ESL Jobs: Preparing For Your Interview To Get The ESL Job

Preparing for your interview is crucial if you want to land a good quality, well paid ESL job. A little preparation can help you show your skills to the full and get the ESL job offer you want

Following on from my previous post about submitting a CV or resume for an ESL job, what should you do to maximise your chances of a job offer if you are asked to attend an interview? As the manager for a corporate language training company in Bangkok I have the task of recruiting new teachers. I have endured many colorful, frightening, enlightening, and spectacularly bad interviews and demonstration teaching sessions. I thought after having had all of these ‘experiences’ I could share what I have learned and hopefully make life less painful for those of you who are seeking ESL teaching posts.

The Actual Interview

    1. Don’t show up late without calling (10-15 minutes in Bangkok is no big deal but more than that warrants a call.)

    2. Please don’t show up super early – it is almost worse than being late (again 10-15 minutes is fine)

    3. Bring a copy of your CV (please not sweat-soaked)- have a look at some CV tips on Top 10 CV Tips

    4. Know a little about the company that you’re interviewing with. (A quick Google search will do)

    5. It’s not a good idea to talk in a negative light about previous employers. (Makes you seem like a complainer)

    6. Listen to what the interviewer is saying. (Asking questions that have just been explained in detail 2 minutes later isn’t a good sign.)

    7. Come prepared. (If you were asked to bring a sample lesson plan something written on the back of recycled paper doesn’t look great)

    8. Ask questions about the employer. (Interviews are supposed to be a 2-way street)

    9. Try to put a positive spin on previous employers and your experience. (Highlight your strong points)

    10. If you taught kids and hated it, don’t call them ‘little bastards’

If you are doing a demonstration lesson:

    1. Prepare ahead of time

    2. Bring an actual lesson plan – see this page on for a sample of a lesson plan

    3. Ask questions if you are unsure about the demo lesson (class size, level, previous knowledge of grammar points)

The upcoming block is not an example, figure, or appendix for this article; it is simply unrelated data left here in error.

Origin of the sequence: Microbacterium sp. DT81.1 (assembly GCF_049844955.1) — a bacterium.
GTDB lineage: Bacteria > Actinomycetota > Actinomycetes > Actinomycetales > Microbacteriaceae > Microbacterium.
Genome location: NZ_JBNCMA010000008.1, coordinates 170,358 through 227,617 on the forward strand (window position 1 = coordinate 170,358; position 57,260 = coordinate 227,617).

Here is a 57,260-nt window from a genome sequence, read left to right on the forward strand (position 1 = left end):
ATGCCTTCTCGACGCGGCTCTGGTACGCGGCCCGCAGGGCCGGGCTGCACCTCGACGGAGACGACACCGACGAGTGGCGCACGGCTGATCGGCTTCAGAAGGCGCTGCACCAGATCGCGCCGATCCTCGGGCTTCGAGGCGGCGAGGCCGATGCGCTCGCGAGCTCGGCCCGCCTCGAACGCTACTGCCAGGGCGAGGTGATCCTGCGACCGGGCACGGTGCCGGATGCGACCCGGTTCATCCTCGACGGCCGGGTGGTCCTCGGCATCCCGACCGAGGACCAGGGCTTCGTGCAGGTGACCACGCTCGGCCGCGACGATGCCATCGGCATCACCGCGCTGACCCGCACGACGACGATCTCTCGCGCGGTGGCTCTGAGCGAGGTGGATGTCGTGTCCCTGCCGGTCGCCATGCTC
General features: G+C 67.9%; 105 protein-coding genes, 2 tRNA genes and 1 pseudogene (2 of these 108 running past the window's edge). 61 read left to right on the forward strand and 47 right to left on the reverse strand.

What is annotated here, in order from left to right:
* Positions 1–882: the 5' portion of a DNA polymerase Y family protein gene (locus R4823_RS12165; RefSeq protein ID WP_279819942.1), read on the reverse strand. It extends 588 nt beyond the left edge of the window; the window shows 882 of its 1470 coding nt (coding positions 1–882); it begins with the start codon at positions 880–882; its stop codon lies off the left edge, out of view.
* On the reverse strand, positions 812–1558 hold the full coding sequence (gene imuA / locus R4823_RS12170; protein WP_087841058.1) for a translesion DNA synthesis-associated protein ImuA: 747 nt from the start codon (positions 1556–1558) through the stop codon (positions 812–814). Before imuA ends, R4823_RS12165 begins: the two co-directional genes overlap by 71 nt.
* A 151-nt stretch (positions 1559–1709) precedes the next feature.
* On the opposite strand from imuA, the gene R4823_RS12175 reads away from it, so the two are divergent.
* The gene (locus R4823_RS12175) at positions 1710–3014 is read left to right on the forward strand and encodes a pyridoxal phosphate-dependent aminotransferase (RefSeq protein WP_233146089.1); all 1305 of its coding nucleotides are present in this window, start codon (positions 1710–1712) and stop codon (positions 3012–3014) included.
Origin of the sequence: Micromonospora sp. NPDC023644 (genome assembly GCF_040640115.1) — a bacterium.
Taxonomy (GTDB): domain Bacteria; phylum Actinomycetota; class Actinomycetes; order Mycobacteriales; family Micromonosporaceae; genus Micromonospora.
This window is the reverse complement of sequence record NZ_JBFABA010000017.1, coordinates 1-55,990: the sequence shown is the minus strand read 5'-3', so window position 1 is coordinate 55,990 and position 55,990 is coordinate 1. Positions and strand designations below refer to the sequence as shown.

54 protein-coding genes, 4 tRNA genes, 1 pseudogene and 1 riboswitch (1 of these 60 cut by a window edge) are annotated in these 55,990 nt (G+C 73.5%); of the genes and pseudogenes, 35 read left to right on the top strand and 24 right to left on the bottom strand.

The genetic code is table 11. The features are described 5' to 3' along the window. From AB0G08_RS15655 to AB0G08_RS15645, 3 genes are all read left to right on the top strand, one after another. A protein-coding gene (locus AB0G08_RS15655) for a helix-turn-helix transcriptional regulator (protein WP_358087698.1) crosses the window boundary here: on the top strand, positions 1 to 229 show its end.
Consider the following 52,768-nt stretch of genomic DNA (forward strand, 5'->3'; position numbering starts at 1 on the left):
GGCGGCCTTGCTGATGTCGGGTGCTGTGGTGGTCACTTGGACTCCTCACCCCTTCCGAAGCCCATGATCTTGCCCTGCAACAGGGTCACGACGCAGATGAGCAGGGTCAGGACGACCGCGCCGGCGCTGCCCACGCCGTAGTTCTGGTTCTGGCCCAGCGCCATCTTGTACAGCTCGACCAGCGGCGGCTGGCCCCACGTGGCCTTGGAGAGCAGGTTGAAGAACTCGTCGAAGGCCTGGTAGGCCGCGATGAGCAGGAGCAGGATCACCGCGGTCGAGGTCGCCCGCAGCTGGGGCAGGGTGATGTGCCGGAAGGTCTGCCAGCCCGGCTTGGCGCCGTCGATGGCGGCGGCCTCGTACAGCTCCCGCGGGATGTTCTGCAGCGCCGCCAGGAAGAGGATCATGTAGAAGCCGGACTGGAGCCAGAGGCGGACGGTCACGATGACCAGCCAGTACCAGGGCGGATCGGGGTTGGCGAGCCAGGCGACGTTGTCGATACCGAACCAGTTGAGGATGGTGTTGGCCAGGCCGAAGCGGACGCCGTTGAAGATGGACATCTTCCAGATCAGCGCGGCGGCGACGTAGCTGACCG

4. Build a good rapport with the students

    5. Be friendly and explain what you are going to cover (write it on the whiteboard or blackboard)

    6. As you are unfamiliar with the class, check that they understanding before moving on to the next point

    7. If you haven’t taught in the country before try to keep things relevant to the age and culture of the students – don’t assume they understand the same cultural references as you. Keep it clear and simple and explain your actions

    8. Always preface what you are about to do to ensure the class understands what is expected of them

    9. Have a definite warm-up activity to break the ice with the students

    10. Wrap things up by reviewing what you have covered in the lesson and let the class ask questions

I have interviewed and attended more than my fair share of demo classes and must say that I have had some great interviews but also many that took some very odd and sometimes bizarre twists and turns. I think the most important thing is to be professional and not a stark raving lunatic who spits and waves their arms around wildly in an interview. I would like to think that common sense would dictate behavior, especially in an interview. Remain polite and professional and you should be fine. Good luck in your next interview!

Read more about finding a ESL job in Japan, Korea and Thailand


  1. really helpful tips! In my first job interview, I looked like some dumb-o because I got nothing much to say… I was really unprepared (the questions they asked me were really surprising…) thanks for these!

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